With the number of confirmed COVID-19 cases rising by the day in the United States and around the world, and with “shelter-in-place” and “social lockdown” policies in effect around the world, it's difficult to not feel frightened and overwhelmed. Yet alongside the minute-by-minute news updates about the virus's spread, solutions journalists are on the ground reporting on what's working.
The stories in this collection (see below) articulate a range of challenges the pandemic presents to democracies, which typically don’t have the "luxury" of draconian social interventions such as those employed in China to fight the virus. The free flow of information—a free press, government transparency, citizen participation, legislative representation—are hallmarks of a functional democracy; the stories in this collection address the singular challenges to those hallmarks during the global crisis.
South Korea has learned to leverage its democratic strengths such as accurate information, trust in government, and mobilizing civil society to dramatically limit the spread of the virus. The World Health Organization is fighting what it calls an “infodemic” of misinformation about the pandemic by utilizing social media platforms to spread reliable information. Two stories on Voting by Mail examine how the pandemic might affect domestic US elections, and what would be involved in a dramatic scaling up of the system. See the collection Voting from a Quarantine for more solutions journalism on this issue.
Finally, Paid to Stay Home underscores how some western European countries’ social safety nets are likely to lessen the impact of the coronavirus through high levels of trust in government, collective action, and economic security.
Click here for more teaching collections on COVID-19.
- Define “Infodemic” and explain why public health officials are concerned about it.
- Evaluate the trade-off between the potential increase in opportunities for infection with in-person voting stations, and the small, but real, potential for voter fraud with a predominantly Vote by Mail system. Do we want vulnerable populations congregating in large numbers at polling stations? Is there another solution?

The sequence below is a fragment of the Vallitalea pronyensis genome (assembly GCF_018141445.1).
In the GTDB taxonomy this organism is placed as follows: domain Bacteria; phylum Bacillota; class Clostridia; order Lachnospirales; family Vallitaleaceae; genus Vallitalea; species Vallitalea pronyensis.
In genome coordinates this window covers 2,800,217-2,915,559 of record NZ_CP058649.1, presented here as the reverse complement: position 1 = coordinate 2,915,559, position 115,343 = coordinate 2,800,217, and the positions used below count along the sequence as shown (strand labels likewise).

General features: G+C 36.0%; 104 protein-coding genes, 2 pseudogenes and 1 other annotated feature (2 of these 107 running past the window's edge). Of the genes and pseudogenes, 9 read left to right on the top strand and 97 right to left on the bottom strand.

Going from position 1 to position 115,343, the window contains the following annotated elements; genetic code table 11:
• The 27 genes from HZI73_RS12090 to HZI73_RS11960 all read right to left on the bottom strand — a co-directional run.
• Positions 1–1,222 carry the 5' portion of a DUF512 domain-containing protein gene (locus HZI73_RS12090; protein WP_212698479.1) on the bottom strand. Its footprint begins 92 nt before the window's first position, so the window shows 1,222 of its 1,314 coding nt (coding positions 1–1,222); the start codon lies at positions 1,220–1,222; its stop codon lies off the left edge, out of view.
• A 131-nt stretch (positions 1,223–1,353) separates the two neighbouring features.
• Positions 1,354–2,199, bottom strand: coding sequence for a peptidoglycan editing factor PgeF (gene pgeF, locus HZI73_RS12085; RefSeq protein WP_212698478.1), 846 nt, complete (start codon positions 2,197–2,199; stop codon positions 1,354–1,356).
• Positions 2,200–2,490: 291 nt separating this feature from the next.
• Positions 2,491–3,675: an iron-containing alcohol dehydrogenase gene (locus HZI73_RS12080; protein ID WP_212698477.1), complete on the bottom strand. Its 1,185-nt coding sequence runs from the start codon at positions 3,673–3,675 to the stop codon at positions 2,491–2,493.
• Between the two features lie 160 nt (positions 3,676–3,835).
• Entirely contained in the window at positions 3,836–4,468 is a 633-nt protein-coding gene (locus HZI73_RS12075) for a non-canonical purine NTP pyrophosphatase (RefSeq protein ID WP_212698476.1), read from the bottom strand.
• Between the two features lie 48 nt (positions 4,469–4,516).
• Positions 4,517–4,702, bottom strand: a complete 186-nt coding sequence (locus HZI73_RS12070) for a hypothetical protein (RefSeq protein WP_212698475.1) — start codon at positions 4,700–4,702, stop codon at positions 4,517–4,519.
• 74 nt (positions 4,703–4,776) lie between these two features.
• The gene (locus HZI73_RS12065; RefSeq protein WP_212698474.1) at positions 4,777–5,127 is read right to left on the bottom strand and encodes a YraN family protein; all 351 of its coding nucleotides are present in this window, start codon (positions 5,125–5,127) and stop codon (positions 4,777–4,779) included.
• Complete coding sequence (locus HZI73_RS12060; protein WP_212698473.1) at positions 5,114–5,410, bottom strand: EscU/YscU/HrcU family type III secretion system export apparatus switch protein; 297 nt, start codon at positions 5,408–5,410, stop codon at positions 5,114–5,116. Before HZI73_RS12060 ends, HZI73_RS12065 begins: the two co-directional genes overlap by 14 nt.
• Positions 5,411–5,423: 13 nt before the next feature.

- Describe the factors that contribute to what many call the “European Social Safety Net.” How is this “net” different from our systems in the US? Articulate the ways in which such a “safety net” could help ease the impact of the pandemic.
- South Korea, like the US, is a representative democracy. Unlike the US, it responded rapidly to the outbreak with a suite of programs to curb the spread, and did so successfully without imposing what amounts to martial law. What were these programs, and why did South Koreans participate in them so enthusiastically?
- Speculate on the possible dangers of inaccurate or misinformation during a global pandemic. How might misinformation hurt or even kill people? Make it more difficult for health care workers do their job? Undermine the efforts of public health officials?
- While there are many criticisms of the manner in which China handled the epidemic, particularly in its early phases, their authoritarian response—essentially putting almost a billion people on lockdown—ultimately proved more or less effective. If you knew it could potentially save millions of lives, would you be willing to suspend many of your typical rights and freedoms, at least temporarily (as was the case in China)?
- Many public health officials have identified the “infodemic” as an avalanche of misinformation, pseudo-advice, and conflicting statements by government officials that inhibit their ability to combat the spread of the virus. Much of it comes through social media, others from news networks and even government officials. Such uncertainty causes a great deal of population-wide distress and fear.